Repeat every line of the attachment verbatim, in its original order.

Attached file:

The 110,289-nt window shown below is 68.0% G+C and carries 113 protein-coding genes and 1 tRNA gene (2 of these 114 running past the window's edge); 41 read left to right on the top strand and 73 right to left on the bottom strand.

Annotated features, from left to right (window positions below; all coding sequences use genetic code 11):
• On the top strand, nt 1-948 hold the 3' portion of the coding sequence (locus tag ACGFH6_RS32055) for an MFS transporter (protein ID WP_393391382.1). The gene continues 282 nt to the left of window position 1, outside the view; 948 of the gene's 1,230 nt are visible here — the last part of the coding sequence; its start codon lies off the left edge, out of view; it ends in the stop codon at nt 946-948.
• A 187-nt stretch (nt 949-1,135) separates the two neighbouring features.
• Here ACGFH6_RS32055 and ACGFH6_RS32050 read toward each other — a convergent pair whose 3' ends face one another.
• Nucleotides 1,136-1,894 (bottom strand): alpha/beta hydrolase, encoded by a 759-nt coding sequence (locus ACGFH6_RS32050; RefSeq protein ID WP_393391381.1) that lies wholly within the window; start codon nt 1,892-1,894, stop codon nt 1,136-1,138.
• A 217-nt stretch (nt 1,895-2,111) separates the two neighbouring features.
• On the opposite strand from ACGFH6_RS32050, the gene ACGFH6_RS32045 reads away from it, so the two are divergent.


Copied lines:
The 110,289-nt window shown below is 68.0% G+C and carries 113 protein-coding genes and 1 tRNA gene (2 of these 114 running past the window's edge); 41 read left to right on the top strand and 73 right to left on the bottom strand.

Annotated features, from left to right (window positions below; all coding sequences use genetic code 11):
• On the top strand, nt 1-948 hold the 3' portion of the coding sequence (locus tag ACGFH6_RS32055) for an MFS transporter (protein ID WP_393391382.1). The gene continues 282 nt to the left of window position 1, outside the view; 948 of the gene's 1,230 nt are visible here — the last part of the coding sequence; its start codon lies off the left edge, out of view; it ends in the stop codon at nt 946-948.
• A 187-nt stretch (nt 949-1,135) separates the two neighbouring features.
• Here ACGFH6_RS32055 and ACGFH6_RS32050 read toward each other — a convergent pair whose 3' ends face one another.
• Nucleotides 1,136-1,894 (bottom strand): alpha/beta hydrolase, encoded by a 759-nt coding sequence (locus ACGFH6_RS32050; RefSeq protein ID WP_393391381.1) that lies wholly within the window; start codon nt 1,892-1,894, stop codon nt 1,136-1,138.
• A 217-nt stretch (nt 1,895-2,111) separates the two neighbouring features.
• On the opposite strand from ACGFH6_RS32050, the gene ACGFH6_RS32045 reads away from it, so the two are divergent.